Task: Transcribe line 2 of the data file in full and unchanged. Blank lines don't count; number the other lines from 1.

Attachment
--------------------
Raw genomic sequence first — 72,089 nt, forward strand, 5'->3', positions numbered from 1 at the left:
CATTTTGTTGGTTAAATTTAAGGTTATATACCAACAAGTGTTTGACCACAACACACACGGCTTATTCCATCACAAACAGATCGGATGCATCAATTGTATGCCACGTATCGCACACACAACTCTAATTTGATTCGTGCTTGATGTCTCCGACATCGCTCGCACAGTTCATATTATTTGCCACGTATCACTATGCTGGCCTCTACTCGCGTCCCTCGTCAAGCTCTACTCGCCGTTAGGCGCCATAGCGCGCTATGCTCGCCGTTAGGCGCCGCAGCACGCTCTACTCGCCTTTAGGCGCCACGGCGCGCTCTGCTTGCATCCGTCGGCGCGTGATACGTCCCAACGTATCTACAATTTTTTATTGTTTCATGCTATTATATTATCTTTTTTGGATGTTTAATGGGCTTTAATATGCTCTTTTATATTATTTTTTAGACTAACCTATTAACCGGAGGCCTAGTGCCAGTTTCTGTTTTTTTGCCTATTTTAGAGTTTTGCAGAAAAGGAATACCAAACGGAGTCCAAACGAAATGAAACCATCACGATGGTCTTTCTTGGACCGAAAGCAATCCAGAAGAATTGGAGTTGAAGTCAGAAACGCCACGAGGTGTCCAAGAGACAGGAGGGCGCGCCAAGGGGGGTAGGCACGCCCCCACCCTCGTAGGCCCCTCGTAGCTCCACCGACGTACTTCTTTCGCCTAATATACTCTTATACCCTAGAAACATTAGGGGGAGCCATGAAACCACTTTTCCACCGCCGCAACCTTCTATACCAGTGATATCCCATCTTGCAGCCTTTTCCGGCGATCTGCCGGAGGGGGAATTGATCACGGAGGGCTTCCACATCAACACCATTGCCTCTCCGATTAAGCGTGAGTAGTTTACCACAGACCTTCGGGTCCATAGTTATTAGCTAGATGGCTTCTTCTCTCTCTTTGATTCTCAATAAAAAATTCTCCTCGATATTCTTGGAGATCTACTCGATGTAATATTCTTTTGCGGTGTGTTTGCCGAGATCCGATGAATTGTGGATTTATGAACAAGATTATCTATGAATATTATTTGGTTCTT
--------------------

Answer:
CATTTTGTTGGTTAAATTTAAGGTTATATACCAACAAGTGTTTGACCACAACACACACGGCTTATTCCATCACAAACAGATCGGATGCATCAATTGTATGCCACGTATCGCACACACAACTCTAATTTGATTCGTGCTTGATGTCTCCGACATCGCTCGCACAGTTCATATTATTTGCCACGTATCACTATGCTGGCCTCTACTCGCGTCCCTCGTCAAGCTCTACTCGCCGTTAGGCGCCATAGCGCGCTATGCTCGCCGTTAGGCGCCGCAGCACGCTCTACTCGCCTTTAGGCGCCACGGCGCGCTCTGCTTGCATCCGTCGGCGCGTGATACGTCCCAACGTATCTACAATTTTTTATTGTTTCATGCTATTATATTATCTTTTTTGGATGTTTAATGGGCTTTAATATGCTCTTTTATATTATTTTTTAGACTAACCTATTAACCGGAGGCCTAGTGCCAGTTTCTGTTTTTTTGCCTATTTTAGAGTTTTGCAGAAAAGGAATACCAAACGGAGTCCAAACGAAATGAAACCATCACGATGGTCTTTCTTGGACCGAAAGCAATCCAGAAGAATTGGAGTTGAAGTCAGAAACGCCACGAGGTGTCCAAGAGACAGGAGGGCGCGCCAAGGGGGGTAGGCACGCCCCCACCCTCGTAGGCCCCTCGTAGCTCCACCGACGTACTTCTTTCGCCTAATATACTCTTATACCCTAGAAACATTAGGGGGAGCCATGAAACCACTTTTCCACCGCCGCAACCTTCTATACCAGTGATATCCCATCTTGCAGCCTTTTCCGGCGATCTGCCGGAGGGGGAATTGATCACGGAGGGCTTCCACATCAACACCATTGCCTCTCCGATTAAGCGTGAGTAGTTTACCACAGACCTTCGGGTCCATAGTTATTAGCTAGATGGCTTCTTCTCTCTCTTTGATTCTCAATAAAAAATTCTCCTCGATATTCTTGGAGATCTACTCGATGTAATATTCTTTTGCGGTGTGTTTGCCGAGATCCGATGAATTGTGGATTTATGAACAAGATTATCTATGAATATTATTTGGTTCTT